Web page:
How to Handle And Configure Firewall In Linux

If you are using, or planning to use Linux, a good incentive is the relative security that is implemented by default. Linux systems are insensitive to a good majority of Windows and Mac OS viruses, and the GNU project in itself assures the authenticity of the software. However, every (paranoid) geek knows that there is no such thing as a completely protected system. Today, we will show you how to beef up your Linux security by making a few changes to your Firewall settings.

Instead of just reviewing Firewall software, I will focus more on the firewall settings, such as the rules and ports, as they stand for the basis of an efficient firewall.

The traditional program for a firewall in Linux is the command-based IPTables. Directly derived from the ideal of Unix, it is very powerful, and yet extremely complicated for a beginner. IPTables does not launch itself at the boot, so it is the user’s duty to configure the firewall in a script and run it right after the login. An easier option is to use UFW (Uncomplicated FireWall). UFW is a command-based firewall, but with a much simpler syntax. It launches itself at boot, and comes with the same security level as IPTables. An even easier way to bypass the command line altogether is to use gUFW – a graphical interface for UFW.

In Ubuntu, all you have to do is to use the command (you can also install via the Ubuntu Software Center):

sudo apt-get install gufw

Run the gUFW application. You should be prompted with a nice gray window.

firewall-gufw

To operate properly, gUFW needs the super-user’s rights, which means that in a terminal, you will be using the command:

sudo gufw

If you launched it from the Application Menu, you can click the gold lock at the bottom right of the gUFW window and type your password to elevate the user permission.

firewall-unlock

The window should come to life and you can now begin the configuration.

First, you want to activate the firewall by clicking on the bar next to “Status” so that “On” is displayed. You can then choose what you want to do with the incoming and the outgoing traffic. By default, the incoming is denied and the outgoing is authorized. This is a good basis, but in general with Linux, you want to use your full control to go further than the default. The configuration as it is now will prevent something from coming into your computer but will not stop your computer from communicating. Imagine that your computer is already infected or that a malware succeeds in going through the firewall. In this case, UFW will not stop him from communicating with the Internet and maybe from transmitting your data to an evil cracker.

I therefore advise you to apply drastic measures: deny everything – incoming and outgoing!

firewall-activated

At this moment, you will find that you have cut yourself off from the Internet. By denying everything, you also deny any web traffic from coming in/out to your system. Worry not, we are going to set rules to only allow the applications you need and trust to access the web. Adding a rule is simple. You just have to click the “+” button at the bottom left of the window. Equally, the “-” button is to delete rule.

Now, click the “+” button. You should now be in front of a new dialog box with three tabs.

firewall-add_rule

The “Preconfigured” tab is for creating some rules for defined and specific tasks, like for Skype or Transmission. It is the easy way to set rules quickly: decide what program or service you want to use from the list, if you allow incoming or outgoing, and the rules will add themselves.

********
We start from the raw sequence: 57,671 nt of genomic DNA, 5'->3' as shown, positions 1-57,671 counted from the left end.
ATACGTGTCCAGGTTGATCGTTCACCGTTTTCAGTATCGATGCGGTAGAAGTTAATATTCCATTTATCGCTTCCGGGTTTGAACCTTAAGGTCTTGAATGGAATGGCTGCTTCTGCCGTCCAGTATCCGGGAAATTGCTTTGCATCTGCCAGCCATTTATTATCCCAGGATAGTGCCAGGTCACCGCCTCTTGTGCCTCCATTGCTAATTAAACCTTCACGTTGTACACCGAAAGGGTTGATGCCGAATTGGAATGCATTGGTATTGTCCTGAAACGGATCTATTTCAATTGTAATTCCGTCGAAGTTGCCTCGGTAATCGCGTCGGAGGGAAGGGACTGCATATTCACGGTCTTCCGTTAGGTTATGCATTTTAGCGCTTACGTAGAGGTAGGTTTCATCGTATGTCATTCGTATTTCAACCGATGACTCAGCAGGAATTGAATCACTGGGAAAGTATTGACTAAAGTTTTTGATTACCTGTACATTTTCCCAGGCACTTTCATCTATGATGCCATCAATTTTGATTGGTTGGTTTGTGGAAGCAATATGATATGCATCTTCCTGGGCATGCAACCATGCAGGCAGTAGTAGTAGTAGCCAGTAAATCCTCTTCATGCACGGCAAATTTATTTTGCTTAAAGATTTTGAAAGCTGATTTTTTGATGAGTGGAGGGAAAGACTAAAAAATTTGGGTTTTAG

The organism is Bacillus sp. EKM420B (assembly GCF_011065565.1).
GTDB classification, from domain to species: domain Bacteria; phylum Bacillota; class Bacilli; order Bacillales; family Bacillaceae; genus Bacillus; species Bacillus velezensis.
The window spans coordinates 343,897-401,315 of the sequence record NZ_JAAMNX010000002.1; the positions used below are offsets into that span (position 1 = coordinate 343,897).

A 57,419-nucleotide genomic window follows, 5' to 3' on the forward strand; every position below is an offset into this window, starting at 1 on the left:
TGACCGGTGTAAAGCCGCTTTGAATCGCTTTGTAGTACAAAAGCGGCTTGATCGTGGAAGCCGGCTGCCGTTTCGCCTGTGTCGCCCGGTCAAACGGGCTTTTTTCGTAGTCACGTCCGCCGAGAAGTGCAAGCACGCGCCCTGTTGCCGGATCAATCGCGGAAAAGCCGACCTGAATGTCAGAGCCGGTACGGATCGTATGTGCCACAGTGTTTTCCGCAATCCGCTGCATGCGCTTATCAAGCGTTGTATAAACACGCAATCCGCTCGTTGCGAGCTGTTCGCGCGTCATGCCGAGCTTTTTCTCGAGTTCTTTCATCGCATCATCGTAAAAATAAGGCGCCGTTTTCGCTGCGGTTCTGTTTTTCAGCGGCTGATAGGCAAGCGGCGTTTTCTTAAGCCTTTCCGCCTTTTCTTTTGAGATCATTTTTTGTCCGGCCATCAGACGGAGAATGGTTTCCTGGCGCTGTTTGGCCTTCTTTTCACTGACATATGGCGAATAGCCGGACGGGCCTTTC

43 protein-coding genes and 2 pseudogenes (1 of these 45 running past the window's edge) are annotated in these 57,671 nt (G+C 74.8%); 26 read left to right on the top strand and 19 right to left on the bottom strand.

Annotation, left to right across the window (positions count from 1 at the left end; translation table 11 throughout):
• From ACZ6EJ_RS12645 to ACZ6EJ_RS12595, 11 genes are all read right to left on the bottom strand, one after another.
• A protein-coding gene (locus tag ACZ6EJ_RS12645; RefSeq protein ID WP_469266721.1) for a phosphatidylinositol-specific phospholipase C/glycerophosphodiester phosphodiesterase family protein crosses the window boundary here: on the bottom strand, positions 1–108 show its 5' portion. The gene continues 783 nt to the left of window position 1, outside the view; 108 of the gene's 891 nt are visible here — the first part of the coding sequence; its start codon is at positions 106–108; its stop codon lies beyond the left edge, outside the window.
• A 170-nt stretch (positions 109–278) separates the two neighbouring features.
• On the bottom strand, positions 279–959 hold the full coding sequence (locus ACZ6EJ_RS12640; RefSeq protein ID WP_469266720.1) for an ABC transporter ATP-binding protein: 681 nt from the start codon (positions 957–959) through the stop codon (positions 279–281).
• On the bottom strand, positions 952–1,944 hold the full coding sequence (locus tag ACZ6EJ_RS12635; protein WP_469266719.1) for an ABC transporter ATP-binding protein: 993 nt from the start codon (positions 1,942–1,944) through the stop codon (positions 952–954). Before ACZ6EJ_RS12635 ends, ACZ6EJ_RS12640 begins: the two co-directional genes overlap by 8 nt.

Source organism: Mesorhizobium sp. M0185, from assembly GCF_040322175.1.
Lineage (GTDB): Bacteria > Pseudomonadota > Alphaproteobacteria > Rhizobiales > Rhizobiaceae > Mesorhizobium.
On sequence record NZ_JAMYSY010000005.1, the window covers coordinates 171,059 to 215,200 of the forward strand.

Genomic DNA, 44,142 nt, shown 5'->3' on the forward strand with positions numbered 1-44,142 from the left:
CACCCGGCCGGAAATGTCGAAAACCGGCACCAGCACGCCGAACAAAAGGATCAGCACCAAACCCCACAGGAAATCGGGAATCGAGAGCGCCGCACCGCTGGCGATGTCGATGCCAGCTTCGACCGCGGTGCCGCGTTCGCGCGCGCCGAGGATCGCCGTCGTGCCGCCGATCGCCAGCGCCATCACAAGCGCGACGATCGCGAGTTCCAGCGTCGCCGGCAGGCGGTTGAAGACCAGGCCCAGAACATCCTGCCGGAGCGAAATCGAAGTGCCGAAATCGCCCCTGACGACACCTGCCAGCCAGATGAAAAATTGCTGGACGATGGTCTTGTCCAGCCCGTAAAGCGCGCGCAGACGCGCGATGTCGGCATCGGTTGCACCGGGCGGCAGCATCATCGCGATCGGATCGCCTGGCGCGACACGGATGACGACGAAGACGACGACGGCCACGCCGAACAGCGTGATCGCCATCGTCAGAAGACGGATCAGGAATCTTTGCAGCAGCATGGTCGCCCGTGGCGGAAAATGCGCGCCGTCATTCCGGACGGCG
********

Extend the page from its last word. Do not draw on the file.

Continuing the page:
firewall-applications

For example, if you decide to allow in Skype connections, gUFW will allow incoming connections to port 443 using the TCP protocol.

firewall-skype

As easy to use as this tab is, it is however incomplete. There is still a bunch of stuff that you cannot do without going into the “Simple” tab. I promise, we won’t go any further, no “Advanced” tab for today.

firewall-allow_simple

This tab is not very complex to use. All you have to do for adding rules is to choose between incoming or outgoing connections, the protocol used, and the port number. I am not going to teach you the difference between UDP protocol or TCP, but instead, I will provide you a non-exhaustive list of ports that you may want to keep opened, and the reasons why.

Outgoing connections:

  • 80/tcp for HTTP
  • 53/udp for DNS
  • 443/tcp for HTTPS (secured HTTP)
  • 21/tcp for FTP (File Transfer Protocol)
  • 465/tcp for SMTP (send emails)
  • 25/tcp for Insecure SMTP
  • 22/tcp for SSH (secure connection from computer to computer)
  • 993/tcp&udp for IMAP (receive emails)
  • 143/tcp&udp for Insecure IMAP
  • 9418/tcp for GIT (version control system)

Incoming connections:

  • 993/tcp&udp for IMAP (receive emails)
  • 143/tcp&udp for Insecure IMAP
  • 110/tcp for POP3 (old way to receive emails)
  • 22/tcp for SSH (secure connection from computer to computer)
  • 9418/tcp for GIT (version control system)

Again, this list is incomplete, but it is a good start. Don’t hesitate to search if you have other needs, and check the “Preconfigured” tab first.

Some services, like IMAP, require an incoming and an outgoing connection to work properly. And in some cases, encrypted connections ask for a different port.

Now you are ready to perfectly control your own firewall and assure yourself your security. Lastly, UFW needs to be added to your daemons at boot. Use the command:

sudo update-rc.d ufw defaults

And in other distributions like Archlinux, edit your /etc/rc.conf file. It is of course better to add the UFW daemon before the daemon that establishes an Internet connection (like wicd or network-manager for example).

Do you use another firewall? Or do you have some other rules that you recommend? Please let us know in the comment.

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